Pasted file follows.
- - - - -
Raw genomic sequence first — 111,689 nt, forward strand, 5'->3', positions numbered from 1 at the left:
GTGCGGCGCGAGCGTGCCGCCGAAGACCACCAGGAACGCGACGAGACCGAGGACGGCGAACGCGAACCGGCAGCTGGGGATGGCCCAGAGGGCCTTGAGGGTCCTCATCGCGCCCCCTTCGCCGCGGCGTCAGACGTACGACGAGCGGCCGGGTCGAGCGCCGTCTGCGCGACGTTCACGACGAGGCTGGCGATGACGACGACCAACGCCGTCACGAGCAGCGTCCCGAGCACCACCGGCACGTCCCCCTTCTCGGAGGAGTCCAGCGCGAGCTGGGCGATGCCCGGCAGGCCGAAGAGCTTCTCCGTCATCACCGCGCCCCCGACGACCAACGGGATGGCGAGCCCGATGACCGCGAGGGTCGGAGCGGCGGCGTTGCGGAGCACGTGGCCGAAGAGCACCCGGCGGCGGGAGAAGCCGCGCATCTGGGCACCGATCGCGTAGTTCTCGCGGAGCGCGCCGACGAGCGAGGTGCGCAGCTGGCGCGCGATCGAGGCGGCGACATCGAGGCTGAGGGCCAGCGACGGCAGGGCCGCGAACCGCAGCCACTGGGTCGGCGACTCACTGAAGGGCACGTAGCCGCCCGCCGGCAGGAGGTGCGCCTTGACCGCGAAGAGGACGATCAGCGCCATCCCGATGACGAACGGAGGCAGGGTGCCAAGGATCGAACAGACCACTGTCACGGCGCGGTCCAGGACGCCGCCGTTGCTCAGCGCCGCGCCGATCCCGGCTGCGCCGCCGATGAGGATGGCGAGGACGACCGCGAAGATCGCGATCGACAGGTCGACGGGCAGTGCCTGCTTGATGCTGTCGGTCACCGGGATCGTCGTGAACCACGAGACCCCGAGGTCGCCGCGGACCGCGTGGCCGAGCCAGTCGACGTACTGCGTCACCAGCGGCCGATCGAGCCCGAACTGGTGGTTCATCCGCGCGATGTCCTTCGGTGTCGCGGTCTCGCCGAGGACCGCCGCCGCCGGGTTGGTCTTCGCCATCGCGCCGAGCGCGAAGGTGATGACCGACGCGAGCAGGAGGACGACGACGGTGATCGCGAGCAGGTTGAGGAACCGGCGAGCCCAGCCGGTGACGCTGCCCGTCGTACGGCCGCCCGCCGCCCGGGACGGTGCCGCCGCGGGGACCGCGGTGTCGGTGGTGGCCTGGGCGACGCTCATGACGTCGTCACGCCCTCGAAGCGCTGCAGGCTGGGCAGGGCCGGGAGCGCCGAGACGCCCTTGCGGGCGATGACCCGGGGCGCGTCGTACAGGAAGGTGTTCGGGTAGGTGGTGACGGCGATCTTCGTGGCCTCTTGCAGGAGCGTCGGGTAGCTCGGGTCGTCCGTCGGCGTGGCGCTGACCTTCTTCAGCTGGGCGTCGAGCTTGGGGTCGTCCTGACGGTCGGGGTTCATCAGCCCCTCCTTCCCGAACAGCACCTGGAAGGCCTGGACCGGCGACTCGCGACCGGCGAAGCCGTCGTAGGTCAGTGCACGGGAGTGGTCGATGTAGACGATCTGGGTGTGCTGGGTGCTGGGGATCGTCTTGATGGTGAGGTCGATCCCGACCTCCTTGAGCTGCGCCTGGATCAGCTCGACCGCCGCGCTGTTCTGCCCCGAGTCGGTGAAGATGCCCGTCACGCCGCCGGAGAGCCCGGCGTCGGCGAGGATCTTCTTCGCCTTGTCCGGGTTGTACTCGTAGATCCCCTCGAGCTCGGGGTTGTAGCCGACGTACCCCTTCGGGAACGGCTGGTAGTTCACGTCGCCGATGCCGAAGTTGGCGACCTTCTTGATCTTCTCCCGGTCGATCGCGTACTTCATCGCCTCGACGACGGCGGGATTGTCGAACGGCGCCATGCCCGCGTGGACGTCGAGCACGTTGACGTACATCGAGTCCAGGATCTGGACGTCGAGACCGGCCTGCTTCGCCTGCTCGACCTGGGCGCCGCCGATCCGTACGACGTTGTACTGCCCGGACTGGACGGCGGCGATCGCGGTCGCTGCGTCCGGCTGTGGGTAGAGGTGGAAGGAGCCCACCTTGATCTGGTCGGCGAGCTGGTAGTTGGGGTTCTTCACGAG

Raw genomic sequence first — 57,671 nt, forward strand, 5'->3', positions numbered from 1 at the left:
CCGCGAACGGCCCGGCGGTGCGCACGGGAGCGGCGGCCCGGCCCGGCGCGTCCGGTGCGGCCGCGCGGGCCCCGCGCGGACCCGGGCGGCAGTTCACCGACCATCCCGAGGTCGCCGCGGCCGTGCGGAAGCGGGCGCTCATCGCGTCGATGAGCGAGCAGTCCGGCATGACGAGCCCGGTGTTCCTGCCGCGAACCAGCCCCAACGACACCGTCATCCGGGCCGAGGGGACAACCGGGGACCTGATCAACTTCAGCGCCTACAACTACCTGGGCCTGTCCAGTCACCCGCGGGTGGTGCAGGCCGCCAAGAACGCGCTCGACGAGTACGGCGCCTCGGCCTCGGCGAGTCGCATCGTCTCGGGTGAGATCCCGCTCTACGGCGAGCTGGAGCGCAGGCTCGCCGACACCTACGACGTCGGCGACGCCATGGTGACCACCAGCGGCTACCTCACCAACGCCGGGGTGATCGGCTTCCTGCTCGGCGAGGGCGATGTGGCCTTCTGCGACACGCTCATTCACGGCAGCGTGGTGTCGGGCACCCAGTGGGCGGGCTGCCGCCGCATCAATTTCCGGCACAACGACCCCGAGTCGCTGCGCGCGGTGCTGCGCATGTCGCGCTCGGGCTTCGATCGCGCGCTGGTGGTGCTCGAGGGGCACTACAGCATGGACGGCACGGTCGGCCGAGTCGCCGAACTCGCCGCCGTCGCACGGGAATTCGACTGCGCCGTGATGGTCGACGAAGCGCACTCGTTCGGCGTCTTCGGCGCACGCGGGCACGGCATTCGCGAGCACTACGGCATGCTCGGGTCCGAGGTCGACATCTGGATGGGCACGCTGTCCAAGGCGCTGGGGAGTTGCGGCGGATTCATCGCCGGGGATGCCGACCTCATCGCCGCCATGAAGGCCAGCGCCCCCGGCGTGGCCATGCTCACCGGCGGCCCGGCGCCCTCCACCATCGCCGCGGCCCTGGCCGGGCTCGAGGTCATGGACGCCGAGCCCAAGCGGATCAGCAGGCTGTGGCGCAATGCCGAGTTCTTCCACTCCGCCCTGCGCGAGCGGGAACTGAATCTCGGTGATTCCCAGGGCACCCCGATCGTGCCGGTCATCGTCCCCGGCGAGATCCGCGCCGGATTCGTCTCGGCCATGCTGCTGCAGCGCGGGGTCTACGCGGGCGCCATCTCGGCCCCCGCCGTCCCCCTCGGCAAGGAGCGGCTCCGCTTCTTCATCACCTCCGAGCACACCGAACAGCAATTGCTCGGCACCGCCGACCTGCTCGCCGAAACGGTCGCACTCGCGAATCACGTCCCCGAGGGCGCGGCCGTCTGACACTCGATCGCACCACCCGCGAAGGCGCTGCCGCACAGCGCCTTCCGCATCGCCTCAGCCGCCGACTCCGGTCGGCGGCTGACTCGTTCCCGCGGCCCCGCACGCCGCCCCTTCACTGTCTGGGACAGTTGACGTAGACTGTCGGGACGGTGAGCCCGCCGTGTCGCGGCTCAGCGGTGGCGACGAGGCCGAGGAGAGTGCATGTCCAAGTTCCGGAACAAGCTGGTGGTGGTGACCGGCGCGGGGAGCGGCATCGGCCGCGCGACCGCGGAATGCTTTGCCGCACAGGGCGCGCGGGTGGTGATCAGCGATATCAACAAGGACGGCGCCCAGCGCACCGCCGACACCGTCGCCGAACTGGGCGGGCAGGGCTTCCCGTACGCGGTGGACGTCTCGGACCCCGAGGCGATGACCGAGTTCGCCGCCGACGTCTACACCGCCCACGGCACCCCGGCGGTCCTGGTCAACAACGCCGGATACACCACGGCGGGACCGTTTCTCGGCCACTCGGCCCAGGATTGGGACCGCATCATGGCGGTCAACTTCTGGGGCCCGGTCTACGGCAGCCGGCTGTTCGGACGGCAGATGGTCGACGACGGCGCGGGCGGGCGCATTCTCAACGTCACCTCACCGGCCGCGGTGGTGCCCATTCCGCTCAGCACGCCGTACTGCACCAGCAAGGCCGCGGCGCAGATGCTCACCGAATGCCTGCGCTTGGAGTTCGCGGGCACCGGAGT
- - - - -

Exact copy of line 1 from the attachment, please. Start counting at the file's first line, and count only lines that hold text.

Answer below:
Raw genomic sequence first — 111,689 nt, forward strand, 5'->3', positions numbered from 1 at the left: